MEDITATION WITH THE RADIANCE SUTRAS BY DR. LORIN ROCHE
“From purity arises dislike for one’s body,”
says Patanjali in the Yoga Sutras.
What? Run that by me again. Who would have thought that purity would be a
problem? The full verse from the Sutras, translated by Christopher Chapple, is
“From purity arises dislike for one’s body and noncontact with others.” (Yoga
and the Luminous). Dropping the diacritical marks, the Sanskrit looks like this:
Saucat sva anga jugupsa parair asamsargah.
Sauca - purity; sva - own; anga - body, limb, member; jugupsa - dislike, abhorrence, disgust; parair - others; asamsargah - noncontact, nonassociation.
Jugupsa is an intense word, and Sanskrit texts tend to mean exactly what they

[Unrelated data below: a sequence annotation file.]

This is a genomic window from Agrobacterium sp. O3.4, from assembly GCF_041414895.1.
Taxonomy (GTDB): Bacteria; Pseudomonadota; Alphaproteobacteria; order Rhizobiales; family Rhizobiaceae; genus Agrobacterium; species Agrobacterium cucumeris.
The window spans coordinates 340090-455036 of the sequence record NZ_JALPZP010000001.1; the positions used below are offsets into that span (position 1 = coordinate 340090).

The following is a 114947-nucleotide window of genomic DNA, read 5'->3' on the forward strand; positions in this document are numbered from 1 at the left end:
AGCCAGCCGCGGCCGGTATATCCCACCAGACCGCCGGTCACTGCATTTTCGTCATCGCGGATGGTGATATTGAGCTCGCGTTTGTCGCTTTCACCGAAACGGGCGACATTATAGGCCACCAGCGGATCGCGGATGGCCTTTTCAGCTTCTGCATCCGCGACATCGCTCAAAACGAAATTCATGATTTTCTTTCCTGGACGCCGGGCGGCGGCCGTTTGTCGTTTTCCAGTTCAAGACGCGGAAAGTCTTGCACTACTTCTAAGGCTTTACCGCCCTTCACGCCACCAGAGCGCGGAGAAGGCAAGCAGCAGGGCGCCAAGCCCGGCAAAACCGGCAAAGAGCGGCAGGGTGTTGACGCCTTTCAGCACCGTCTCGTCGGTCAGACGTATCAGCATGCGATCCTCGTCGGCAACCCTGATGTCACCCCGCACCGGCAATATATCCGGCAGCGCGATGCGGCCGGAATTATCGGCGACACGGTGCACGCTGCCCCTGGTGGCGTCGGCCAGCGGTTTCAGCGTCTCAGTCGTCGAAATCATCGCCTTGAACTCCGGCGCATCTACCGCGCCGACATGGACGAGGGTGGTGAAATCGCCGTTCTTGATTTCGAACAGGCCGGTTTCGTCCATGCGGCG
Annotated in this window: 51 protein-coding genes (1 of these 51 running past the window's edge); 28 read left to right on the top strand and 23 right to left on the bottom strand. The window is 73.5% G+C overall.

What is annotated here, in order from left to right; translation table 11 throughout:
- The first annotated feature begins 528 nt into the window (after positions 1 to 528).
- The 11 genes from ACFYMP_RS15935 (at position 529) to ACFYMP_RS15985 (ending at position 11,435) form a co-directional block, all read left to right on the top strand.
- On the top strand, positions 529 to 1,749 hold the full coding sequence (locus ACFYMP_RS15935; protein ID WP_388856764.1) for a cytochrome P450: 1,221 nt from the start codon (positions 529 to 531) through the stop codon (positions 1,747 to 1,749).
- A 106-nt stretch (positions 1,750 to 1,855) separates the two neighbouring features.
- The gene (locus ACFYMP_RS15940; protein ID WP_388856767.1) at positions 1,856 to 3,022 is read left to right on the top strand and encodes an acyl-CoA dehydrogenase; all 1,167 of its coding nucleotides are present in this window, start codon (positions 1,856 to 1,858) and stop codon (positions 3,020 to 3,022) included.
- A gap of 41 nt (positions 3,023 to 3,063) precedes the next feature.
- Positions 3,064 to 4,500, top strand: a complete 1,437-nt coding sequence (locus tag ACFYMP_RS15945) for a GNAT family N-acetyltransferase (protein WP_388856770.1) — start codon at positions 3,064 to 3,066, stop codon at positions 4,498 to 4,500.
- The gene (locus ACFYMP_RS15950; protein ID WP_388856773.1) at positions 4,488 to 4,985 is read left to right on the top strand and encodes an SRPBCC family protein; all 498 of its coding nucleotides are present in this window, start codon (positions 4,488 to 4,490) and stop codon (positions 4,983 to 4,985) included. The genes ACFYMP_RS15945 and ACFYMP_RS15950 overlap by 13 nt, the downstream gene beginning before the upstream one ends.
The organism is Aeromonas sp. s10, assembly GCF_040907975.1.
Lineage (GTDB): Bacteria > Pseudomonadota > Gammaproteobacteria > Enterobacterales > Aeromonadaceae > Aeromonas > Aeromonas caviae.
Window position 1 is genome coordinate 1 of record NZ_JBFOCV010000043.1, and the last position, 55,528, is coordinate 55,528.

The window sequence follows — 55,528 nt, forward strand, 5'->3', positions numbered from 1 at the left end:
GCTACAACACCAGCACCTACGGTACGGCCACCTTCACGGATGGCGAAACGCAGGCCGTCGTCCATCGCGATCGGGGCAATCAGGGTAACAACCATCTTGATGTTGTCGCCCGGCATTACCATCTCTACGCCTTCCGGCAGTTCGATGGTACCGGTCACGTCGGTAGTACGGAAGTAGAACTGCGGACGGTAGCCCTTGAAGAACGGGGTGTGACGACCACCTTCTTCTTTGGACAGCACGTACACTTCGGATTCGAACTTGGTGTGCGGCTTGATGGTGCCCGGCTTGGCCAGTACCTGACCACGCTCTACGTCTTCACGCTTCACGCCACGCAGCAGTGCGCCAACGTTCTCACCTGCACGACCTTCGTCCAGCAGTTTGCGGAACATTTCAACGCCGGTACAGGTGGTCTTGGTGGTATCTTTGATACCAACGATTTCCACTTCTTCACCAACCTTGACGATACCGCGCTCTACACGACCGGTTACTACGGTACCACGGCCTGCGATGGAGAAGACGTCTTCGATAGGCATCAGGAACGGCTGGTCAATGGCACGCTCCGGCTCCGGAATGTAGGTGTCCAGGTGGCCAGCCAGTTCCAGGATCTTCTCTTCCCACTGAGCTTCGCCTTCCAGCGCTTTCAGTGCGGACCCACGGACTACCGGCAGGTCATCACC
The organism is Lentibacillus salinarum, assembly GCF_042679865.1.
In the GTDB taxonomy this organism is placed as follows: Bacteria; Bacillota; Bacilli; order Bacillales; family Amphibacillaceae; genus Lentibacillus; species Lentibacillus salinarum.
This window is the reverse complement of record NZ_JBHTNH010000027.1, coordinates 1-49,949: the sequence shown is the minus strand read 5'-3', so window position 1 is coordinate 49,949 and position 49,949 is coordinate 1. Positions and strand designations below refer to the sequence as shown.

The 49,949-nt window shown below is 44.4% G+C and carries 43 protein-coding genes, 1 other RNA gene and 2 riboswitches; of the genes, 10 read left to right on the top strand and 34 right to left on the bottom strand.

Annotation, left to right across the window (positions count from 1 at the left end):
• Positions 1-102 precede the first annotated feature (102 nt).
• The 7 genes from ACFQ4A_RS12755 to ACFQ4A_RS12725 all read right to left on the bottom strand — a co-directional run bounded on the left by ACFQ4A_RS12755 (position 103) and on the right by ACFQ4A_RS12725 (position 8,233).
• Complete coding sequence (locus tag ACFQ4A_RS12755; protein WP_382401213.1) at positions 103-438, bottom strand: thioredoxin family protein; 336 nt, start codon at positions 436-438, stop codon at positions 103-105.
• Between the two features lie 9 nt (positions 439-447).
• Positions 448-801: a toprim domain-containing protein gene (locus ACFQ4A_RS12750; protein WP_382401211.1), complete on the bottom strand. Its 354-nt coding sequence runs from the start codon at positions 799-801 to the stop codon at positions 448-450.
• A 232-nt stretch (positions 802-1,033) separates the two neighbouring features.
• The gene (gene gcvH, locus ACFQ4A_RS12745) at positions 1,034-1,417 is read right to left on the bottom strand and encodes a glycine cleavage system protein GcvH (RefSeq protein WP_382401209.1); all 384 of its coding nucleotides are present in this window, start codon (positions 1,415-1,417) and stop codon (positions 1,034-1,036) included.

say. “Dislike, abhorrence, and disgust” can grab us unexpectedly, as a side
effect of yoga practice. When I first started practicing yoga and meditation, I
quickly developed an aversion to meat. This took me by surprise, because as
a teenager in the 1960s, I had never heard of vegetarianism. After doing my
afternoon practice, though, I just didn’t like the smell of meat cooking, and
instead, found myself craving salads. So I would eat a big salad at the beginning of dinner and fill myself up. It was an instinct. I just found myself taking
great pleasure in green crunchy vegetables. Soon I was driving long distances
to find the one place in Orange County that had fresh carrot-celery-parsley
juice. Next I developed disgust for cigarette smoke. Back then, in the previous
century (1968), cigarettes were everywhere. People smoked on airplanes; there